Is Vote Buying a Nigerian Political Culture? Field Experience From Political Parties: Remarks by Oseloka H Obaze at the “Electoral Integrity in Nigeria” Workshop in Abuja

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We are asked to interrogate if vote buying is part of the Nigerian political culture.  THE ANSWER IS NO, even as the practice is prevalent and spiraling out of control.

Let me preface my brief remarks by borrowing a Chinese Adage. It says, “Society creates crime people commit them.” What this means is that whatever a state or society accepts as normal, becomes the norm, even if it is criminal in its intent and nature.

Over the years we have had all forms of political and electioneering challenges. Ballot snatching, thuggery, doctoring results etc. Vote buying is a new phenomenon. It has correlation, to our enduring poverty, to failed promises by leaders and politicians, to missed opportunities which include inadequate  voters’ education.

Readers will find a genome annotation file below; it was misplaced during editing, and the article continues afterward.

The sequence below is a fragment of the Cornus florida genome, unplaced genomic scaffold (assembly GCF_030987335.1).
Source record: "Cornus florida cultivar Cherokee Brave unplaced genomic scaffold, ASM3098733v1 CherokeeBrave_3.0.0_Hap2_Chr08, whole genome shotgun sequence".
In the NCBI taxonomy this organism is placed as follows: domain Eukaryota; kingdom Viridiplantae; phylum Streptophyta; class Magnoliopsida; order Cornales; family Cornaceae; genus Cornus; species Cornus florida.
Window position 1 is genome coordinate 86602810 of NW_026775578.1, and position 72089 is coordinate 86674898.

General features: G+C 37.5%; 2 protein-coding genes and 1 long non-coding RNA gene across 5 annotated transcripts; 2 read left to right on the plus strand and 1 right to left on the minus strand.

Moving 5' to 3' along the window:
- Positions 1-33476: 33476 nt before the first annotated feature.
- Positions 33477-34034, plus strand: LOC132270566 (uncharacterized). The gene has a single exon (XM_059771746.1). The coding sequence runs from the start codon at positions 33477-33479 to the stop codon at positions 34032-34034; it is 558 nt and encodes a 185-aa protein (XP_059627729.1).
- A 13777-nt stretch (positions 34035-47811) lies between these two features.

The other corollary is positive –  improved voters registration; improved voters identification and improved voting methods, namely the PVC. These improvements have translated to candidates not being able to tweak the process in a rogue manner, hence they result to the final act before the vote – to buy votes and influence voting at the point of implementation.

Those who engage in vote buying exploit the lacuna in the system. Such actions are illegal, both under our criminal penal code and our electoral laws.

Finally, there is an ethical concern, even if it seems idealist. The risk is that if unchallenged, what started off as an aberration will soon enough become the norm – and part of our culture. Those who accept the cash see it as part of the trickle down economics. Some also see it as their cashing in on the candidates who are willing to run for public office. I will stop here.

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